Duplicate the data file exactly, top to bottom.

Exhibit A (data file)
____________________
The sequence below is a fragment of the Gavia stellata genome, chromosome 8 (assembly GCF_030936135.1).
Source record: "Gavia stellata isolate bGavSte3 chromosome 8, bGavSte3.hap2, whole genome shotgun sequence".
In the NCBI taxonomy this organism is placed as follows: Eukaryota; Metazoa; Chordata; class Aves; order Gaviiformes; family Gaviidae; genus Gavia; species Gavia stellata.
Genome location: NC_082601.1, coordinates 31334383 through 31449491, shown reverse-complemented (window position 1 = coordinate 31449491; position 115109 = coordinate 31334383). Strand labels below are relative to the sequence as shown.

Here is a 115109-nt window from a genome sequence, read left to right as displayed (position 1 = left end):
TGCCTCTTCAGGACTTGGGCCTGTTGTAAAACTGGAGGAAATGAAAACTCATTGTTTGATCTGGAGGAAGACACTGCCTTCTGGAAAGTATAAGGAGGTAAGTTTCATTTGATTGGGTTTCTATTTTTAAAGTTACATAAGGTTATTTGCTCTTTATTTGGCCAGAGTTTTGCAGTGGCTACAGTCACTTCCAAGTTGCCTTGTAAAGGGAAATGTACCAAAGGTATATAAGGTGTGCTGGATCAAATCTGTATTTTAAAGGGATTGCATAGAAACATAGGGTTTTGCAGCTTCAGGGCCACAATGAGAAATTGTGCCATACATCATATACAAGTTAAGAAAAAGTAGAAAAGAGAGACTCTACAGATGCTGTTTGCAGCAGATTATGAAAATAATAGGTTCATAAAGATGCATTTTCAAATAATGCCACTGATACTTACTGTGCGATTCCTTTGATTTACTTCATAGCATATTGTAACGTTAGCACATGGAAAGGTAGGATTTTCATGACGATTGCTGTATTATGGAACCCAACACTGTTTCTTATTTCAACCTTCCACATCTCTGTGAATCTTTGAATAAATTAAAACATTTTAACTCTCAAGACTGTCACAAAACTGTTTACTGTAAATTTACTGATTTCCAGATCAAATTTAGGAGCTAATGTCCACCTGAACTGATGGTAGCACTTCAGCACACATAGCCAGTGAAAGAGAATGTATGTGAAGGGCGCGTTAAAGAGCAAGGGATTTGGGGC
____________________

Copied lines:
The sequence below is a fragment of the Gavia stellata genome, chromosome 8 (assembly GCF_030936135.1).
Source record: "Gavia stellata isolate bGavSte3 chromosome 8, bGavSte3.hap2, whole genome shotgun sequence".
In the NCBI taxonomy this organism is placed as follows: Eukaryota; Metazoa; Chordata; class Aves; order Gaviiformes; family Gaviidae; genus Gavia; species Gavia stellata.
Genome location: NC_082601.1, coordinates 31334383 through 31449491, shown reverse-complemented (window position 1 = coordinate 31449491; position 115109 = coordinate 31334383). Strand labels below are relative to the sequence as shown.

Here is a 115109-nt window from a genome sequence, read left to right as displayed (position 1 = left end):
TGCCTCTTCAGGACTTGGGCCTGTTGTAAAACTGGAGGAAATGAAAACTCATTGTTTGATCTGGAGGAAGACACTGCCTTCTGGAAAGTATAAGGAGGTAAGTTTCATTTGATTGGGTTTCTATTTTTAAAGTTACATAAGGTTATTTGCTCTTTATTTGGCCAGAGTTTTGCAGTGGCTACAGTCACTTCCAAGTTGCCTTGTAAAGGGAAATGTACCAAAGGTATATAAGGTGTGCTGGATCAAATCTGTATTTTAAAGGGATTGCATAGAAACATAGGGTTTTGCAGCTTCAGGGCCACAATGAGAAATTGTGCCATACATCATATACAAGTTAAGAAAAAGTAGAAAAGAGAGACTCTACAGATGCTGTTTGCAGCAGATTATGAAAATAATAGGTTCATAAAGATGCATTTTCAAATAATGCCACTGATACTTACTGTGCGATTCCTTTGATTTACTTCATAGCATATTGTAACGTTAGCACATGGAAAGGTAGGATTTTCATGACGATTGCTGTATTATGGAACCCAACACTGTTTCTTATTTCAACCTTCCACATCTCTGTGAATCTTTGAATAAATTAAAACATTTTAACTCTCAAGACTGTCACAAAACTGTTTACTGTAAATTTACTGATTTCCAGATCAAATTTAGGAGCTAATGTCCACCTGAACTGATGGTAGCACTTCAGCACACATAGCCAGTGAAAGAGAATGTATGTGAAGGGCGCGTTAAAGAGCAAGGGATTTGGGGC